How to Change Your Diet for Good
Are you fed up with how you feel and think that you should change your eating habits?
Then you may be relieved that winter is the best time to do this!
Why? Because in winter, we tend to spend more time indoors and get less distracted by holidays, events, barbecues and outdoor venues so there is no better time to slow down and pay closer attention to what you eat and why than now! Some of my clients worry about Christmas and see it as a huge distraction to healthy eating, but I always try to convince them that if they can go through Christmas parties and festive season with strong mind, nothing will stop them! And, once it’s over, they will soon notice that it’s just a short blip of time when compared to the rest of the year or life. I have written an article on how to cope with the Christmas feast before so read more by following this link.
If you’re not quite convinced, leave it until January but try to come up with a plan of changes today. This way, you will know exactly what and why you’re doing and it will be much easier for you to make a real, long-lasting change that will last beyond New Year’s resolutions.
Here are a couple of hints on how to do it right and for a lifetime:
- Be clear on why you want to change – ask yourself what will your life look like when you achieve your goals? What is it going to look like if you don’t succeed? Who will support you and who may stand in your way? Write it down and keep at hand.
- Set realistic goals – when you’re trying to achieve more than you can manage, you set yourself to a failure. Decide on what exactly you are trying to achieve and list few specific and realistic goals, e.g. if you’re someone who always misses breakfast, agree you will have it twice a week to begin with and extend to more when ready.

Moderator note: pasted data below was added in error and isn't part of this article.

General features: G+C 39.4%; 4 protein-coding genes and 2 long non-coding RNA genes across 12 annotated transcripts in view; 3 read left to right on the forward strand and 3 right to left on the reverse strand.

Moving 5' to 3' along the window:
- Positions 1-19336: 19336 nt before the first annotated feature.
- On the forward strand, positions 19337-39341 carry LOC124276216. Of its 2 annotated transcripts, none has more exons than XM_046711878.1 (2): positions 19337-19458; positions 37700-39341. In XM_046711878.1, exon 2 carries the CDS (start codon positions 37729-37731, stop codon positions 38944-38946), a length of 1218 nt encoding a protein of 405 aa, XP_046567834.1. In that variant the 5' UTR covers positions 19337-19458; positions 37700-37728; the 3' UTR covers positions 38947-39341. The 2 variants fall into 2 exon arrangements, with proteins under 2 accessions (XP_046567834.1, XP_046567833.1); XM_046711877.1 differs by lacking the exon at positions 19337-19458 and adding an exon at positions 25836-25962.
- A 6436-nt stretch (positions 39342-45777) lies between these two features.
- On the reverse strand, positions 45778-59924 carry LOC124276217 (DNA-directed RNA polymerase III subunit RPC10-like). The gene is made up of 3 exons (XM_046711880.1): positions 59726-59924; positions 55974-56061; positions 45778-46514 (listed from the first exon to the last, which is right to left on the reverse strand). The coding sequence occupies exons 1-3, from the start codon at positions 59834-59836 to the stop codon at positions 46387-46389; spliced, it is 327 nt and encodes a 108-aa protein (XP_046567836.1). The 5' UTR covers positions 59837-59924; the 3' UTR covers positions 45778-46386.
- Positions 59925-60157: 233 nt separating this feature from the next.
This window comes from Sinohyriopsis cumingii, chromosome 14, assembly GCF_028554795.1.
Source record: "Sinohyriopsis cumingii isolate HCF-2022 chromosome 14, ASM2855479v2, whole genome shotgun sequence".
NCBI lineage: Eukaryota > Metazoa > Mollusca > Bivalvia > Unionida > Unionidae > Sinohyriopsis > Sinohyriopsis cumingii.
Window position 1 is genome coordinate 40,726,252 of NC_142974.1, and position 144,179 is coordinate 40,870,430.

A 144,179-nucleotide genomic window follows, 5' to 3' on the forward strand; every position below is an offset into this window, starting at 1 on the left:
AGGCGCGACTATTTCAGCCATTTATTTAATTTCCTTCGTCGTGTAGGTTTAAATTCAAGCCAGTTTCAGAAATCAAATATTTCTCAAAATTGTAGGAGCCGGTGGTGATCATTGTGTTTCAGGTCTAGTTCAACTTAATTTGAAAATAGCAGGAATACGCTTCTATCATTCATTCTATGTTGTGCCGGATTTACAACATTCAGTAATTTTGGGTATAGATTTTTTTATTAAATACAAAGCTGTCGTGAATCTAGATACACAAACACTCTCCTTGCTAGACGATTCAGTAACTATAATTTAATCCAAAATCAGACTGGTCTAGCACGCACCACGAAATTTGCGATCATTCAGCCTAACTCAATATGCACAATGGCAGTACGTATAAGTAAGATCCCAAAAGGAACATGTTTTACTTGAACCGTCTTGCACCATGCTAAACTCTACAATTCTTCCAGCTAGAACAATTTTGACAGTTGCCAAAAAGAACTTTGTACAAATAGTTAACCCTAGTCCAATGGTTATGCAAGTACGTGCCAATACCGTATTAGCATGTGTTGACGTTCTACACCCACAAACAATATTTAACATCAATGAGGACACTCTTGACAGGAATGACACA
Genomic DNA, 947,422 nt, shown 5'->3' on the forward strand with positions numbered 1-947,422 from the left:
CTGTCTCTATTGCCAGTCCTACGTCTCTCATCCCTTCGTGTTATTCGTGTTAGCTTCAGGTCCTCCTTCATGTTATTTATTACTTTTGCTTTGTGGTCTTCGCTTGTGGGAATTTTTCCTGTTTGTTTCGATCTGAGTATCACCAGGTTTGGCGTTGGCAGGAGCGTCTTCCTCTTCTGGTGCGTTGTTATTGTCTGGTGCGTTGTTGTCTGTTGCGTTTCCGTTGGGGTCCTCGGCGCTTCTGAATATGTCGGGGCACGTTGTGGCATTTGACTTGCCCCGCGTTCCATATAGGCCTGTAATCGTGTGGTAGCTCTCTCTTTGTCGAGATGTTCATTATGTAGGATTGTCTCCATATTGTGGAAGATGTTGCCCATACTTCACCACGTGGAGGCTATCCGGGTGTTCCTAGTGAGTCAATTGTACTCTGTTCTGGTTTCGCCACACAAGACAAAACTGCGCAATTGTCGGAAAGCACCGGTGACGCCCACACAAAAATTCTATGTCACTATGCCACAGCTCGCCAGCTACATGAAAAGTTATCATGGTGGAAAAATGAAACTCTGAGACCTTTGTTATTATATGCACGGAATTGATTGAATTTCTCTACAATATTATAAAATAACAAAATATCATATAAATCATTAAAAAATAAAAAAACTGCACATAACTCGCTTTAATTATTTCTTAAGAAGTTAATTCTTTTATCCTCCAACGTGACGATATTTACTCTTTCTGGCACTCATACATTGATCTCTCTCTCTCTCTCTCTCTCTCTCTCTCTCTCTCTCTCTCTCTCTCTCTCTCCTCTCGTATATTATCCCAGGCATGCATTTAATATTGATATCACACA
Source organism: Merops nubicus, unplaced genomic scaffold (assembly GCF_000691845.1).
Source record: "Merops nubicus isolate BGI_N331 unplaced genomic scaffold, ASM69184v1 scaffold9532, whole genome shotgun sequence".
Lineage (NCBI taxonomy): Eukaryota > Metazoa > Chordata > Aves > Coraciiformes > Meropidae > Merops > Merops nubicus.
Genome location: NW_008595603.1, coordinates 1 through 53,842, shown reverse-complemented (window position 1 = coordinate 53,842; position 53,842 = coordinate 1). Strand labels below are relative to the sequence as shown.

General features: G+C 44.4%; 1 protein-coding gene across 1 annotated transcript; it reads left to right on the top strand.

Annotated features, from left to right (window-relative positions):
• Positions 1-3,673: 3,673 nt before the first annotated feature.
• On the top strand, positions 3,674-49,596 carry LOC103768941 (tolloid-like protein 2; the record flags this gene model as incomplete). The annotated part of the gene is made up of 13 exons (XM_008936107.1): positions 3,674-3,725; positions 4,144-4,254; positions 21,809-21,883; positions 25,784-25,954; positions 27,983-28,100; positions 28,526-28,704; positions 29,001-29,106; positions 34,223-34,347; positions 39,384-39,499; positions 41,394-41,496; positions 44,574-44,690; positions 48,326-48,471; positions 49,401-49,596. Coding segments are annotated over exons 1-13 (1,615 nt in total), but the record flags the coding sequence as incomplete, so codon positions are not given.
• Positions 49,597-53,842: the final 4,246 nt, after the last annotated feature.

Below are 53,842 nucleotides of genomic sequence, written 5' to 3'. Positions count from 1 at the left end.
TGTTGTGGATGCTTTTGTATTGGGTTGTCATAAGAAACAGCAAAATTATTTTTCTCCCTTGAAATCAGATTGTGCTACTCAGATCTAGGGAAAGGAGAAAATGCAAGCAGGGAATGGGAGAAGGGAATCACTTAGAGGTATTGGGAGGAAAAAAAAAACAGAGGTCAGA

- Change one habit each week – this is in line with being realistic yet persistent in making progress. One new habit each week equals 12 new habits in 3 months and 52 new habits in a year so don’t underestimate such pace!
- Allow time – to change your diet for good you need to create new habits and this requires repetition and time. It takes on average 21 days to get used to a new routine, so be patient.
- Get prepared for setbacks – they will happen and that is a fact! Making a change is not a linear process and you’re expected to experience success, plateau and setbacks. Notice when you fail and reflect on what you can do in the future to cope better. Remind yourself why you’re doing it and move on.
- Find a buddy – you may feel lonely in this process so think of people that can help you change. Make sure your family members are on board with your needs and find a friend you’ll share your progress with.
- Use apps to track progress – monitor change using food and observation diaries and fitness apps to stay on track. ‘See how you eat’, ‘Habits’ and ‘Fitbit’ are a few to recommend.
- Reward yourself – buy yourself a small gift or treat yourself to a massage each time you achieve a goal, small or big. But make sure your rewards are not related to food! Apart from succeeding, you’ll also have something to look forward to.
- Find professional support – get professional advice from a qualified nutritionist who will give you plenty of practical hints and tips to make it easier and who offers regular support.